For centuries sailors told stories of sea monsters including giant squid.  But without objective evidence belief in the giant squid was unfounded.  Then recently science uncovered evidence for these creatures and we can now study them.  Absence of evidence means evidence is needed for the claim to be taken seriously.  It is reasonable to look for ways to test unfounded beliefs.  That is how we find new evidence.  But asking people to form a world view around an unfounded belief system and have it take over their entire life is a bit much.

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He is right that absence of evidence is not evidence of absence. However, he misapplies it, as there basically is evidence of absence regarding the God he believes in. First and foremost, it's logically inconsistent, which is per se evidence of absence.

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The word your are looking for is "unfounded".

 

For centuries sailors told stories of sea monsters including giant squid. But without objective evidence belief in the giant squid was unfounded. Then recently science uncovered evidence for these creatures and we can now study them. Absence of evidence means evidence is needed for the claim to be taken seriously. It is reasonable to look for ways to test unfounded beliefs. That is how we find new evidence. But asking people to form a world view around an unfounded belief system and have it take over their entire life is a bit much.

Agreed. My point is that without evidence to support something, there is no rational reason to accept it as true, regardless of how possible it may be. I agree that we can test unfounded hypotheses, but the evidence must be found to do so. It is possible that hard evidence for god could be found tomorrow. But until it does, belief in god is unfounded. Either way, Craig's "Absence of evidence is not evidence of absence" ploy goes no where. It amounts to saying, "I know there's no evidence, but I'll believe it anyway."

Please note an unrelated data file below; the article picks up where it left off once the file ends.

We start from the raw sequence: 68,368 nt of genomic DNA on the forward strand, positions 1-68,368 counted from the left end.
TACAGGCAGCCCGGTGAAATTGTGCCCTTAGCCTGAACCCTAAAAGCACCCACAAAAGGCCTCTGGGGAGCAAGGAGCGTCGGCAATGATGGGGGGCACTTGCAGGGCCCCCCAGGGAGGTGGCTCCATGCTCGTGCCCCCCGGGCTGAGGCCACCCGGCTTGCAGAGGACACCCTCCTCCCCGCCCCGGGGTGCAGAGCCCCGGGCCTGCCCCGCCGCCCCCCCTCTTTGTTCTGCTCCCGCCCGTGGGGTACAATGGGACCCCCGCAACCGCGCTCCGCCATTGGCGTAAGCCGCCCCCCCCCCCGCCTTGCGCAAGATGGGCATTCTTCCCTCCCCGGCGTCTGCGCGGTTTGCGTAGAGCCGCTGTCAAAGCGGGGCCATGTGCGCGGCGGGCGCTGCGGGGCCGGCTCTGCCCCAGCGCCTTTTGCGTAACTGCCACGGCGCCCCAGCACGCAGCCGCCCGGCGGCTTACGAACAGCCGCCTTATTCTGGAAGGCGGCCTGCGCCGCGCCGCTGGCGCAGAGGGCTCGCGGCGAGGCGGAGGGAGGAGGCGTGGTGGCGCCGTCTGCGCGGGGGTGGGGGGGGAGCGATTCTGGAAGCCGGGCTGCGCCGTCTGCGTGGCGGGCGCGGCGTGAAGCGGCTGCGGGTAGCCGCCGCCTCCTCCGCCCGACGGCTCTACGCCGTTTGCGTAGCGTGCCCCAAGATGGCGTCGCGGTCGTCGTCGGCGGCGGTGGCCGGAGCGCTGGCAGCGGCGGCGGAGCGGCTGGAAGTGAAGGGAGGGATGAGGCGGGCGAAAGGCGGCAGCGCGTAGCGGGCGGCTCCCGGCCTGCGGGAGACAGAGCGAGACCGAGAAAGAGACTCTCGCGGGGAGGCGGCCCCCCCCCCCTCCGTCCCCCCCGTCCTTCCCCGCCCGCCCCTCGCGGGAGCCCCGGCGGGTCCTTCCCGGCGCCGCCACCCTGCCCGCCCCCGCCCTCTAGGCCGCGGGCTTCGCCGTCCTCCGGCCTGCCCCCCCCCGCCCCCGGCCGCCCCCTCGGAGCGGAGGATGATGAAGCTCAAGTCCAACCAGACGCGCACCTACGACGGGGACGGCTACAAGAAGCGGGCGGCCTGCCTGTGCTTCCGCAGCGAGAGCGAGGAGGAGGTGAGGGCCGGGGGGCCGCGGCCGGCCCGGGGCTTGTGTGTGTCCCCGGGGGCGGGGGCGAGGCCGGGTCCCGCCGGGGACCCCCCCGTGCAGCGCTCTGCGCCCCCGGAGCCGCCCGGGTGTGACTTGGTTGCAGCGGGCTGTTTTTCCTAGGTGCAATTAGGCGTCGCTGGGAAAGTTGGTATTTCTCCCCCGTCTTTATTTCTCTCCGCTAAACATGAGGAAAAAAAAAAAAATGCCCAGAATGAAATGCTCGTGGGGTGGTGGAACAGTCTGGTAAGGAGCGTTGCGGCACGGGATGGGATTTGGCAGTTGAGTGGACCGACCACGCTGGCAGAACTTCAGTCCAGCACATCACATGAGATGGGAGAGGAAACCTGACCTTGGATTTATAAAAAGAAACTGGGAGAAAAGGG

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The burden of proof/evidence/persuasion is the missing element.  Apply that to the situation. 

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The burden of proof/evidence/persuasion is the missing element. Apply that to the situation.

Good point.

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WLC and people like him fail to connect the dots.  "Absence of evidence is not evidence of absence?"  Ok, sure, for a deist's god.

 

But WLC endorses the bible god, it's very specific.  We don't have an absence of evidence, we have loads of evidence pointing to the errors of that book.  The evidence says:

1.  Egyptians never had a slave population that large